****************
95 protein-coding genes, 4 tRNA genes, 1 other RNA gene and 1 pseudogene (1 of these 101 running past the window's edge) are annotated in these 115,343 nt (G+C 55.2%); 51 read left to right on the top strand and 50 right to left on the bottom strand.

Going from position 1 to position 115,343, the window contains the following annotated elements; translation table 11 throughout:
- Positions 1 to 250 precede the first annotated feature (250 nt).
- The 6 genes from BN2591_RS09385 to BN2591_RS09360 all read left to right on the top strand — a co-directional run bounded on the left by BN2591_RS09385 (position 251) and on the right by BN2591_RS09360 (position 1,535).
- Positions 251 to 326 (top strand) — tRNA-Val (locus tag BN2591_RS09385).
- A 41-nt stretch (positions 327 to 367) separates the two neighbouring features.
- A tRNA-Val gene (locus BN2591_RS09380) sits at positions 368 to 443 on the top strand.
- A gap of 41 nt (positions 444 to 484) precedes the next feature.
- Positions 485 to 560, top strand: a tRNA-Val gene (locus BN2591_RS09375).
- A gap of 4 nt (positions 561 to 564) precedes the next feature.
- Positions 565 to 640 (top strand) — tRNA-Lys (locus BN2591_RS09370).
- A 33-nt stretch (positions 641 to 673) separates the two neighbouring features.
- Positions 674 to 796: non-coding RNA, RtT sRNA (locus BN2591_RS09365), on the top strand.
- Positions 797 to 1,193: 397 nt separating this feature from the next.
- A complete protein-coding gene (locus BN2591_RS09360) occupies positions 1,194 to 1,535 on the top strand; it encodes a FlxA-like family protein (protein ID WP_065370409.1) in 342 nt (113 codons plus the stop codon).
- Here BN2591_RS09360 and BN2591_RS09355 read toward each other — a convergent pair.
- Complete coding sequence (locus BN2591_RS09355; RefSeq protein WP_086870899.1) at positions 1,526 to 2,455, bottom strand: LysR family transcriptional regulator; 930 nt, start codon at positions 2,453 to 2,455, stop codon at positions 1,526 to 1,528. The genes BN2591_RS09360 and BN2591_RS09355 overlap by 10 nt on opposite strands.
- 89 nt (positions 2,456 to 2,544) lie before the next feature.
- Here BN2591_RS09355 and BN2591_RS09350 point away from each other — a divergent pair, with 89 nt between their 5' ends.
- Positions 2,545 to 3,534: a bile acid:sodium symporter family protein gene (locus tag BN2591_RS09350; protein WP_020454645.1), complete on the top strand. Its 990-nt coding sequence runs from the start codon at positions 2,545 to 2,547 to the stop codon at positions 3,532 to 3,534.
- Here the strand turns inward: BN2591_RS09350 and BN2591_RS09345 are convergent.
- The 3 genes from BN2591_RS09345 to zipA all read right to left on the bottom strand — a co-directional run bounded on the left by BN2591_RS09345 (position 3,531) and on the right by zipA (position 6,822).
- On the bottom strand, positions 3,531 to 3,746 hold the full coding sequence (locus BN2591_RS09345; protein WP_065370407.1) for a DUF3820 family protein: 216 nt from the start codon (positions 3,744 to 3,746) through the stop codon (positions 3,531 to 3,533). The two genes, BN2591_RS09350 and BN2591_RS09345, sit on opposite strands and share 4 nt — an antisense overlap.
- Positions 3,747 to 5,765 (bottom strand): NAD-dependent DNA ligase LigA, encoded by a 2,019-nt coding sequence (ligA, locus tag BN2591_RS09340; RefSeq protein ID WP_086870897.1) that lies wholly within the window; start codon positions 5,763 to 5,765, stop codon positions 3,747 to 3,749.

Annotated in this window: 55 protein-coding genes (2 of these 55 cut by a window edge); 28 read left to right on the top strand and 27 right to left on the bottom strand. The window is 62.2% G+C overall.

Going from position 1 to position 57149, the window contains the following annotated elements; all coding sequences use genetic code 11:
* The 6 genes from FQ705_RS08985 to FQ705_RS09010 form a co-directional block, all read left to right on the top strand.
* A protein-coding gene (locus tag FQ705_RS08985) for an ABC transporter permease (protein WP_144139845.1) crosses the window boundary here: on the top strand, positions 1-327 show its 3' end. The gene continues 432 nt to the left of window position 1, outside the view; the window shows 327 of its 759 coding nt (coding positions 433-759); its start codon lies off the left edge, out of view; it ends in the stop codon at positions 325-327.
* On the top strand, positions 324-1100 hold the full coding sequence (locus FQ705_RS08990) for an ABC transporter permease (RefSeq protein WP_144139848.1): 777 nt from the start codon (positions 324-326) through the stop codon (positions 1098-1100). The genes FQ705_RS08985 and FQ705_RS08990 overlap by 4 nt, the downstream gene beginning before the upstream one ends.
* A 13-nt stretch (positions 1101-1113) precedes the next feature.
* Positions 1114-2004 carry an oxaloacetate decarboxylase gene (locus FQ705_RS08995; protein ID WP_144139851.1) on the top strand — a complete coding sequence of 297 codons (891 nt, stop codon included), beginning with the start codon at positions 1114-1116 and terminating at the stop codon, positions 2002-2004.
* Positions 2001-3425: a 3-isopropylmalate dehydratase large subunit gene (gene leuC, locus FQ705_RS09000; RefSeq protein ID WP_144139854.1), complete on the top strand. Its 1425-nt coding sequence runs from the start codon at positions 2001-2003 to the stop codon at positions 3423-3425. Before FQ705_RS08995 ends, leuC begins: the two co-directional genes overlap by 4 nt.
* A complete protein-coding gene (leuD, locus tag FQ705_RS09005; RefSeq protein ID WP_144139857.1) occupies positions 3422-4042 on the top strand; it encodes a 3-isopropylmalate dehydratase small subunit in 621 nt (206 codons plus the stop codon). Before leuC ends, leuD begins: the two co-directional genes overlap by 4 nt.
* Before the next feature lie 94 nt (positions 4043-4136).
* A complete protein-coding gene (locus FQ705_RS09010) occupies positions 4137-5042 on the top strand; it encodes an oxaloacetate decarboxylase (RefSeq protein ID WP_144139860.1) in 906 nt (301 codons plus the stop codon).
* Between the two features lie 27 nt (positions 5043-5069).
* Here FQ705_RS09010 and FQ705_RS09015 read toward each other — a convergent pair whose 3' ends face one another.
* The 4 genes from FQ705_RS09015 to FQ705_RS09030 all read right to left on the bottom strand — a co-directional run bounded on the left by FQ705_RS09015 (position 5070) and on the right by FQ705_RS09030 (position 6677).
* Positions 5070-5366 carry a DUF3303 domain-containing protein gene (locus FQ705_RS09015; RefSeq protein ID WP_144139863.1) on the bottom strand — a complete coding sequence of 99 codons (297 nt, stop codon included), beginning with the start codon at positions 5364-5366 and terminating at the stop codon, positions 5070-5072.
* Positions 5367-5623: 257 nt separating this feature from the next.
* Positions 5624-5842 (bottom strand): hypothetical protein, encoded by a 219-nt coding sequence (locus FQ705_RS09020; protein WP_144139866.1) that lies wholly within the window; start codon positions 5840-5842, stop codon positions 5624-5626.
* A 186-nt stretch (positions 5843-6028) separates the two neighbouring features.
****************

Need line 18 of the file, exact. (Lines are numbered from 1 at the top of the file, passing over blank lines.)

- 89 nt (positions 2,456 to 2,544) lie before the next feature.